Corporate recruiters helping candidates prepare for a technical interview is a pretty controversial topic. On one hand, engineering leaders want great candidates who will perform well in an interview with no guidance, help, or intervention from the company. However, this is unrealistic and doesn’t reflect what happens on the job. Additionally, it puts undue stress on a candidate which prevents them from bringing their best self forward.
On the other hand, recruiters are bringing quality candidates that could do the job, but aren’t succeeding in the interview.
It’s a costly cycle when candidate success isn’t factored in. Both parties end up losing and the search goes on without resolution.
Here’s why organizations should invest in candidate success programs and interview prep as part of the technical hiring process:
When it comes to supply and demand, the power shifts in the developer’s favor. There are more tech positions being posted than computer science degrees being earned and self-taught engineers being produced. This means that catering to engineers is an inevitable part of the process–especially when you’re competing against FAANG companies for talent.
Candidates have the upper hand. They can be selective and their perspective is influenced by how their friends have been treated in past interviews and how the recruiting team treats them throughout the whole journey.
If you were a professor and you had a big test scheduled, would you let your students take the test without any prior preparation? No. They’re there to learn and grow, just as an employee would be.
Interviewing is a learned skill, and the technical component adds another layer of difficulty. When a company invests time in your success from day one, it highlights an important part of the company’s values. It can also directly impact whether the candidate accepts a job offer.
Candidate prep is as much a company’s responsibility to provide as it is for a candidate to prepare. If given the opportunity to prepare, developers will invest more energy into bringing their best selves to the interview and that effort can be an indicator of long-term success.
Do you know how much your technical recruiting efforts are costing you?
Not every job seeker will land their first gig at FAANG, but that doesn’t mean they won’t build the skills in their current role that would make them a successful candidate at a larger company.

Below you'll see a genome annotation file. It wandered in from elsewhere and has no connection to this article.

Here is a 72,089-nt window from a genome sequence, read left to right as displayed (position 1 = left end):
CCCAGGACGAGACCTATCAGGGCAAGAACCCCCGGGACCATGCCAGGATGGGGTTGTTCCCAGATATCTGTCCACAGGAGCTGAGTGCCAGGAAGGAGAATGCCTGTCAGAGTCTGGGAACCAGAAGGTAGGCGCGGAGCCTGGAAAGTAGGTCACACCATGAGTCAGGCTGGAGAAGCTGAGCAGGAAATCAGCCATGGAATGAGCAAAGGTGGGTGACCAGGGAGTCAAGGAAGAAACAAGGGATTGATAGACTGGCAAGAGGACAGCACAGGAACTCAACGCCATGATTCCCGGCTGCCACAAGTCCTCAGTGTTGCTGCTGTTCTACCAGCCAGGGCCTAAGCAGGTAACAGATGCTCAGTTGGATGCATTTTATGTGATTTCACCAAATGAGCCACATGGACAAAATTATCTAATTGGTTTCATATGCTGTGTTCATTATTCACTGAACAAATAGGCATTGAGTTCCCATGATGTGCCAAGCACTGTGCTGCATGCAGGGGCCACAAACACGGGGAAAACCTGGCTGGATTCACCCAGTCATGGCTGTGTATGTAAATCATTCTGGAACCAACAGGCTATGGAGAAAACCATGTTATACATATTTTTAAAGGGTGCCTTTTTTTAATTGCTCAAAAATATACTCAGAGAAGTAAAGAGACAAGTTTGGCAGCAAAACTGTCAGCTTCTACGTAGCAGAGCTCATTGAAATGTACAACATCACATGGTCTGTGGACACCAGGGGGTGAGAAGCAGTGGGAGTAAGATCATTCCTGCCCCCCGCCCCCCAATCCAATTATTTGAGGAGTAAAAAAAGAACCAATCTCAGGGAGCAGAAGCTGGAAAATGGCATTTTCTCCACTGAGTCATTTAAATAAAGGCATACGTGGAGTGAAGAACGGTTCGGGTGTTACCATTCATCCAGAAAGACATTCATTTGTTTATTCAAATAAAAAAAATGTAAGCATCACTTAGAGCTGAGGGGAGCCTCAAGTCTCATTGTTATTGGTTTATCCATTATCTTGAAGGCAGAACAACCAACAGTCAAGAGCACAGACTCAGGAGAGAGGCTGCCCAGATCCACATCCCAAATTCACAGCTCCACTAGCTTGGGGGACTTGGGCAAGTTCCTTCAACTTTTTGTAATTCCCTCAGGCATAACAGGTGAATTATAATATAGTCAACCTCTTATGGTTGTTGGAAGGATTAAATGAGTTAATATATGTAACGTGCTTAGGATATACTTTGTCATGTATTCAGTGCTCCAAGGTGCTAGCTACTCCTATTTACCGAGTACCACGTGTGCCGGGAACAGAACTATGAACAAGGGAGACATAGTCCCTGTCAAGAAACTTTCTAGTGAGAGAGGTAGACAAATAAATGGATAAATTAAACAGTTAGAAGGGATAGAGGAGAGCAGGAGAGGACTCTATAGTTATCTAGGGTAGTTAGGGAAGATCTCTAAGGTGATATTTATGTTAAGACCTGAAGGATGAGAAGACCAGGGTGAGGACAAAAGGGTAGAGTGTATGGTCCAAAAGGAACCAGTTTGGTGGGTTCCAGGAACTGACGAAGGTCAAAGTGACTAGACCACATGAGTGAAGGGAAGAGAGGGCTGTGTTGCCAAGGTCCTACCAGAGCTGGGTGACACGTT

In the engineering world, there are skills that scale and skills that don’t. Often times, developers have the relevant skills and experience but need to learn how to translate that experience to building systems at the scale required when interviewing at larger companies. Courses such as Grokking the System Design Interview can train candidates to do just that.
You are not giving the candidate the answers to the test. Rather, you are helping the candidate use what they know to answer the question in a way that is relevant to your company.
There’s no doubt that there will be some candidates who won’t fit in your organization whether for cultural or skill-level reasons. It is inevitable. The average cost of recruiting a software engineer is north of $7000. Investing in the success of a job applicant can directly reduce the number of candidates you have to interview for one position, thus reducing the burden on engineering teams.
Investing time and resources whether you’re an engineer or a technical recruiter can reduce the total cost of recruiting for an open position. You can interview and prep the right candidates reducing the amount of effort at every phase of the interview process.
Preparing candidates for the interview is not providing sub-par engineers with the answers and getting them through the interview process. It’s giving reasonable support to candidates so they are confident and adequately prepared for the interview.
Just as most companies want to set their employees up for success, this journey should start when they are still candidates interviewing for the role.
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